David leaves his Psalm kind of where he started. As a poor and needy person who needs to be saved in a hurry. Isn’t that how we often feel? I know I do. Desperate for God, not patient for him to change me.

I was just having this fantasy this week. Frustrated at my lack of progress and inability to grow past my limitations, and constantly being reminded of them, and needing God to bridge the gap.

I think the key here is not just to relate to David’s Psalm as an individual might, but rather to discern that the world is in need of such transformation and similarly longs, or yearns, for something better. I hope that people are not just left on their own to figure it out. We actually have a solution.

You can demand that someone believes the right thing, but the answer is in relating to them. It might take time, but the intellectual assent alone might not save them. We might just end in verse eight of the Psalm “Your law is within my heart.”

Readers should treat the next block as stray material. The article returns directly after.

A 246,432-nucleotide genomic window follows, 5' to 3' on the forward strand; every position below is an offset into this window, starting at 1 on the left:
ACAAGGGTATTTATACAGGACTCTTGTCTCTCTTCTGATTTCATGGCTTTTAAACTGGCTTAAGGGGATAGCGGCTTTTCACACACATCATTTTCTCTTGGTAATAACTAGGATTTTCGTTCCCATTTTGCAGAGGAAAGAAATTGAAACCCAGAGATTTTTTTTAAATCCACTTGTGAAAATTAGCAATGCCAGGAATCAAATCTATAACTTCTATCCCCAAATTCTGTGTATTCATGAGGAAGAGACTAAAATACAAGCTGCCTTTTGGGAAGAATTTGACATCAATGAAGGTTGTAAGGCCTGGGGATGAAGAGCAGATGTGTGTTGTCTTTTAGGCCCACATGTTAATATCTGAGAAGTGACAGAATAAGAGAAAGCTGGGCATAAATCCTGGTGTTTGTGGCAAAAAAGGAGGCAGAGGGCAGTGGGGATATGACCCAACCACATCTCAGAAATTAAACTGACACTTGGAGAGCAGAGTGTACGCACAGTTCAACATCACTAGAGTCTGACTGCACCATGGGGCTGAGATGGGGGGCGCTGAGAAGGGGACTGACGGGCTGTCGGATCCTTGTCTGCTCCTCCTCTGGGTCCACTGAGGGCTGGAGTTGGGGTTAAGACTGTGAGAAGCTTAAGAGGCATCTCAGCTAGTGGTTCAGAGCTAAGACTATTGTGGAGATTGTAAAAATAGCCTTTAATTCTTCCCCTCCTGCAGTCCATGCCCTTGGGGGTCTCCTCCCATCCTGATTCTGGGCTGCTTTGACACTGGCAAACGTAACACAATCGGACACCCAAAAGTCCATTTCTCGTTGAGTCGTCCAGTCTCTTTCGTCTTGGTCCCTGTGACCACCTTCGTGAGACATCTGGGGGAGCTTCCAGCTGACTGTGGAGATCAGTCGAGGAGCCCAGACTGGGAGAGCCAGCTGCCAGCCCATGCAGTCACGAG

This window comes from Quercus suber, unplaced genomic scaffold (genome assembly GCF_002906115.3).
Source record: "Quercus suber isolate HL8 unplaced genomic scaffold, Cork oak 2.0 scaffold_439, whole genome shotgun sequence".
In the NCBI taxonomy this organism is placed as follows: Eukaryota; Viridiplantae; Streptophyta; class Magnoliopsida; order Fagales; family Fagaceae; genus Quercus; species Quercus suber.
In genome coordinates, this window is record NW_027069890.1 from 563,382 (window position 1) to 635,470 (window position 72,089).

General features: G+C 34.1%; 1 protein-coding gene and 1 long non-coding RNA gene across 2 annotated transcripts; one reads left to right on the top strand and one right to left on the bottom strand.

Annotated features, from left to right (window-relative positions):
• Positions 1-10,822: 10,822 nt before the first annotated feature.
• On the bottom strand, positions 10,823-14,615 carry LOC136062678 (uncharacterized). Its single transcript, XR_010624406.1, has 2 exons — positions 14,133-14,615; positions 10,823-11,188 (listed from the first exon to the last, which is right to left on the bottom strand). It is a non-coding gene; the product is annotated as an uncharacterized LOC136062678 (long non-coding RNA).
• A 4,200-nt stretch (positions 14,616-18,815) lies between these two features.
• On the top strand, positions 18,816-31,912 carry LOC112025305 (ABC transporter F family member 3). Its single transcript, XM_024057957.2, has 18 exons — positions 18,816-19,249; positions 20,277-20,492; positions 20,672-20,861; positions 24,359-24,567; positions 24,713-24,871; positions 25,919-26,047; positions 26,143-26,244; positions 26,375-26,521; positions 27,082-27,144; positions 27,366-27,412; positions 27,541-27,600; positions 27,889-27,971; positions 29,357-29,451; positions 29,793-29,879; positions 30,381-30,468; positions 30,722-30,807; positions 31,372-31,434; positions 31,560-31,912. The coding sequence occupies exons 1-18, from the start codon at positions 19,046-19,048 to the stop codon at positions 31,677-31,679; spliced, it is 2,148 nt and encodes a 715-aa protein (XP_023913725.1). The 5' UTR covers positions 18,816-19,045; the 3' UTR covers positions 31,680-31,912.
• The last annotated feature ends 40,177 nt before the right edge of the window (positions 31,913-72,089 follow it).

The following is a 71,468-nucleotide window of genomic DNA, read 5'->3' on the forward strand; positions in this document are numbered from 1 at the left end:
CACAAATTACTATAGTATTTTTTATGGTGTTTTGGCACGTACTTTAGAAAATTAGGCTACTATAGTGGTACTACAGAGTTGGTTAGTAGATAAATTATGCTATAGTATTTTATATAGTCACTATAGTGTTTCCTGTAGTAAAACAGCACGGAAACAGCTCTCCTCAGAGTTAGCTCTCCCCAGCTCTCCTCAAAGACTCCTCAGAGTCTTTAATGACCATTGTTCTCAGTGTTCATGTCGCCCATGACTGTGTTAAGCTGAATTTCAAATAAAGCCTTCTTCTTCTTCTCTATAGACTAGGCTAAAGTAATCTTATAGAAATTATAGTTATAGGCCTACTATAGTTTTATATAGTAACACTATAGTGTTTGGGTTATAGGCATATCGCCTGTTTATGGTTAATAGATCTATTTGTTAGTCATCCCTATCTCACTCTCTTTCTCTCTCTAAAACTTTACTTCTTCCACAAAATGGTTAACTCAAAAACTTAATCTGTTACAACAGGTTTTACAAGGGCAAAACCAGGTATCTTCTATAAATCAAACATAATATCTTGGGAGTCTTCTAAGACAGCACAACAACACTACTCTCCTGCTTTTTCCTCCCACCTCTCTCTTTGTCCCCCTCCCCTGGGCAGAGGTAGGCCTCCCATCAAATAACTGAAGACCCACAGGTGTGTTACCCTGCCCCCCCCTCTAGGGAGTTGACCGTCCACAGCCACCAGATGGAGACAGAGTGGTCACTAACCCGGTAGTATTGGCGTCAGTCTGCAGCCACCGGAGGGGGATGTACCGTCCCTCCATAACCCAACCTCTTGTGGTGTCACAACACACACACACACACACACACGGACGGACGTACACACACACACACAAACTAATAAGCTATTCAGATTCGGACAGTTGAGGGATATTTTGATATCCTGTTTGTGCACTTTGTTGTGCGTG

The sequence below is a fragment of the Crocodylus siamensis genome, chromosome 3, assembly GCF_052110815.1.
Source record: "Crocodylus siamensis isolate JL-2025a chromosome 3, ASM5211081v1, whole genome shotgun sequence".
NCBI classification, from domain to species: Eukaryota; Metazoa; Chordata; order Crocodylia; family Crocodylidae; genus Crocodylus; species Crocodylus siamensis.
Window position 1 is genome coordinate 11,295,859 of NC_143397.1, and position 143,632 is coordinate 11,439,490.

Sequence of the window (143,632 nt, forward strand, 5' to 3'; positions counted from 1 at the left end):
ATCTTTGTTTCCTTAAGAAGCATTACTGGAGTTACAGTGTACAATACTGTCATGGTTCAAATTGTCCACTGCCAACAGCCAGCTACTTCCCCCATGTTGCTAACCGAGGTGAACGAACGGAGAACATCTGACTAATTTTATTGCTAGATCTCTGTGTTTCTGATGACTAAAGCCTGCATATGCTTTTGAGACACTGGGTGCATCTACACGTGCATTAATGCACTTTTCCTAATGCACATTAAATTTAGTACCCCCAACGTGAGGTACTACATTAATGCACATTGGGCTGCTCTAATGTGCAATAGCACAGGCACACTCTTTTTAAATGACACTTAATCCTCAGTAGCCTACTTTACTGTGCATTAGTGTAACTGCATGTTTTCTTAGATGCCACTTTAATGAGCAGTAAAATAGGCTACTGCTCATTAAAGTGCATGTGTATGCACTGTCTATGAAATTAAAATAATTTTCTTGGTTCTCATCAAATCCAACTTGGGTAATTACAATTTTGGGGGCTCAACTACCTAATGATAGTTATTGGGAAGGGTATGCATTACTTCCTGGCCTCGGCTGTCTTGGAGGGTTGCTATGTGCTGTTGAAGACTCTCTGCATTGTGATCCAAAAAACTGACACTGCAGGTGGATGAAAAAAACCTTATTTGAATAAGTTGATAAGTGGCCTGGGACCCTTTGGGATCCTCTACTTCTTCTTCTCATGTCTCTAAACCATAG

That’s just the middle of it. There’s more that comes. Not only do we share what is in our heart, we share the fact that the struggle doesn’t end so easily. I think when we demonstrate that vulnerability, we actually help people follow God.

But it seems to me like most of the time we are trying to be perfect, or make the Bible writers seem perfect too. The trouble with that perfection is that our faith is ultimately weakened. We have high expectations for what following Jesus brings us, and when the inevitable suffering comes, we are disappointed and might leave him.